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Globalization and the Multinational Corporation

1.1 Introduction

Globalization: increasing connectivity and integration between countries and


corporations and people within economic, political and social activities.
BRICs: Brazil, Russia, India and China strong growth in recent times.

1.2 Globalization and the growth of International Trade and Capital Flows
1.2.1

The Growth of International Trade


Trade Liberalisation
Specialisation: focus on the production of goods and services in which it is
relatively most efficient in producing (COMPARITIVE ADVANTAGE)
More open countries tend to grow faster

International Efforts to Promote Free Trade


GATT General Agreement on Tariffs & Trade: encourage free trade by
regulating and reducing tariffs and providing common mechanism to resolve
disputes.
WTO World Trade Organisation: replaced GATT treaty.
WTO agreements set the legal ground rules for international commerce to
hopefully ensure that the multilateral trading system operates smoothly.
Outsourcing: shifting of non-strategic functionssuch as payroll,
information technology (IT), maintenance, facilities management, and
logisticsto specialist firms to reduce costs.

The Growth in Trade


GDP: sum of exports and imports in a given year divided by a measure
output.
Countries that border oceans tend to trade more than inland countries.
Large countries tend to trade relatively less than smaller countries as
evidenced by the U.S. numbers relative to most other countries; and,
indeed, China is a relative outlier.

The New Financial Landscape


Derivative Security: an investment whose payoff over time is derived from
the performance of underlying assets (such as commodities, equities, or
bonds), interest rates, exchange rates, or indices (such as a stock market
index, a consumer price index, or an index of weather conditions).
Main types of derivative instruments are futures, forwards, options and
swaps.
Securitisation: the repackaging of pools of loans or other receivables to
create a new financial instrument that can be sold to investors.

A Global Financial Crisis :

Liquidity Crisis: a financial or other institution does not have enough liquid
assets to make the payments it has promised.
Series of events leading to the GFC:
1. 2000 2006; Subprime mortgages made to borrowers with relatively low
credit scores
2. House prices kept increasing, people started buying houses they could not
really afford.
3. Financial institutions securitized these mortgages and initially sold them
to investors across the world, but as time went by institutions increasingly
held the least risky parts of the tranches in their books.
4. Between 2006 2007 house prices started to fall and defaults on
subprime mortgages began.
5. Institutions who provided these subprime mortgages declared
bankruptcy.
6. Money markets froze, Treasury bond prices rose, and uncertainty was at
an all-time high.

Ramifications of the Crisis


Insurance may make people behave riskier, just as an anti-lock braking
system may not necessarily increase road safety because drivers with such
systems drive faster. When large institutions feel they are too big to fail,
they may behave recklessly. Such issues will undoubtedly be debated and
studied at length in years to come.

1.3 Multinational Corporations

MNC Multinational Corporation: parent company in the firms originating country and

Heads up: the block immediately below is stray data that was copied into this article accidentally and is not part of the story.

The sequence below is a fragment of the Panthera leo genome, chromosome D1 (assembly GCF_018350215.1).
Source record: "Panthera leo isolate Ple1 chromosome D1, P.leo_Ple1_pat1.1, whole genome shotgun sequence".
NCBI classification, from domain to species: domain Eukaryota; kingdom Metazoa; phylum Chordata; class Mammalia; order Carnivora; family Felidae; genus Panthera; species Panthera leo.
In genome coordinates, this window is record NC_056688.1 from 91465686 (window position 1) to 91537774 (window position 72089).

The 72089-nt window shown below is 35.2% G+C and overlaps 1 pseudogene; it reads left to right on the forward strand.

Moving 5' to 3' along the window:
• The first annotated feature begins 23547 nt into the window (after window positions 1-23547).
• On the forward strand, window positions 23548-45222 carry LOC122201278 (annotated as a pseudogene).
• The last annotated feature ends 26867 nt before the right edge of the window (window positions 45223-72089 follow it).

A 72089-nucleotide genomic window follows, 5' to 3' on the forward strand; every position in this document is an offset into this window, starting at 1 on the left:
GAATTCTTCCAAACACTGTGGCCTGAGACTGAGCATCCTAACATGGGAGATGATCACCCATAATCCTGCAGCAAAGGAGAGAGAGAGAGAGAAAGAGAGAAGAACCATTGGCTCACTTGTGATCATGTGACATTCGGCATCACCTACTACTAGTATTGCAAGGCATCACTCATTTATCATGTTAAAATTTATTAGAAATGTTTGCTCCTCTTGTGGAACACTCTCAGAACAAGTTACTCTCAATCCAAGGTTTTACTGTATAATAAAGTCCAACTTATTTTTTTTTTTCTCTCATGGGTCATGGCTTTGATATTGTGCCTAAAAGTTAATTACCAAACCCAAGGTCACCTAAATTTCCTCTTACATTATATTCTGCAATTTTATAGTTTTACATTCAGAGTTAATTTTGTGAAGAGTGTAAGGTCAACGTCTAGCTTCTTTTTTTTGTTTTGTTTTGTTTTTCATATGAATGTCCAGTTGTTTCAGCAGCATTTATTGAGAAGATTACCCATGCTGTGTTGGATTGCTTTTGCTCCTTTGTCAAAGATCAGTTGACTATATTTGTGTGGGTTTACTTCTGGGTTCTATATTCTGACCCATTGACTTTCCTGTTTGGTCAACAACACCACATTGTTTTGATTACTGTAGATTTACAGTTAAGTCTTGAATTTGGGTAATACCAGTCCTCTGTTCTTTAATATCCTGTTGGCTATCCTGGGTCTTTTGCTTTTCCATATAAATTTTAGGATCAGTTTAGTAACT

the operating subsidiaries, affiliates etc., it controls both at home and abroad. The UN
refers to them as TRANSACTIONAL CORPORATIONS.

1.3.1

How Multinational Corporations Enter Foreign Markets


Initially exporting and importing, later on provide licensing rights to other local
firms abroad to manufacture companys products.
Licensing does not require a high investment however hard to maintain the
corporations product quality standards.
Franchising a firm provides a specialized sales or service strategy, provides
support at various levels (e.g. McDonalds).
Joint Venture jointly owned and operated by two or more firms (Walmart and
Bharti Enterprises).

1.3.2

The Goals of a MNC


Maximize shareholder wealth making investments in projects whose returns
are sufficiently large to compensate its shareholders, through dividends and
capital gains, for the risk involved in the projects.

Investment Time Horizon


Appropriate time horizon for management to consider is LONG TERM.
Compare current value of future benefits vs. cost of investment.
Job of management is to inform the markets about the costs and future
profitability of the firms investments.

Agency Theory and Corporate Governance


Problems that arise from the separation of ownership and control and
devises ways to solve them.
Agent = CEO; Principal = Stakeholders (primarily)
The principals must design contracts that motivate the agent to perform
actions and make decisions in that are in the best interests of the principals.
Corporate Governance: legal and financial structure that controls the
relationship between the agent and principals; role to establish framework
within managers to operate and to mitigate the agent principal problem.
Ponzi scheme: an investment fraud that dupes investors into believing they
are earning fabulous returns from good investments, whereas actual
payouts use funds contributed by new investors. As long as assets under
management grow, the scheme can continue indefinitely.

1.3.3

Multinational Corporations and Foreign Direct Investment


Foreign Direct Investment FDI occurs when a company from one country
makes a significant investment that leads to at least a 10% ownership interest in
a firm in another country.
International Mergers and Acquisitions
Acquirers from countries with better governance show the highest stock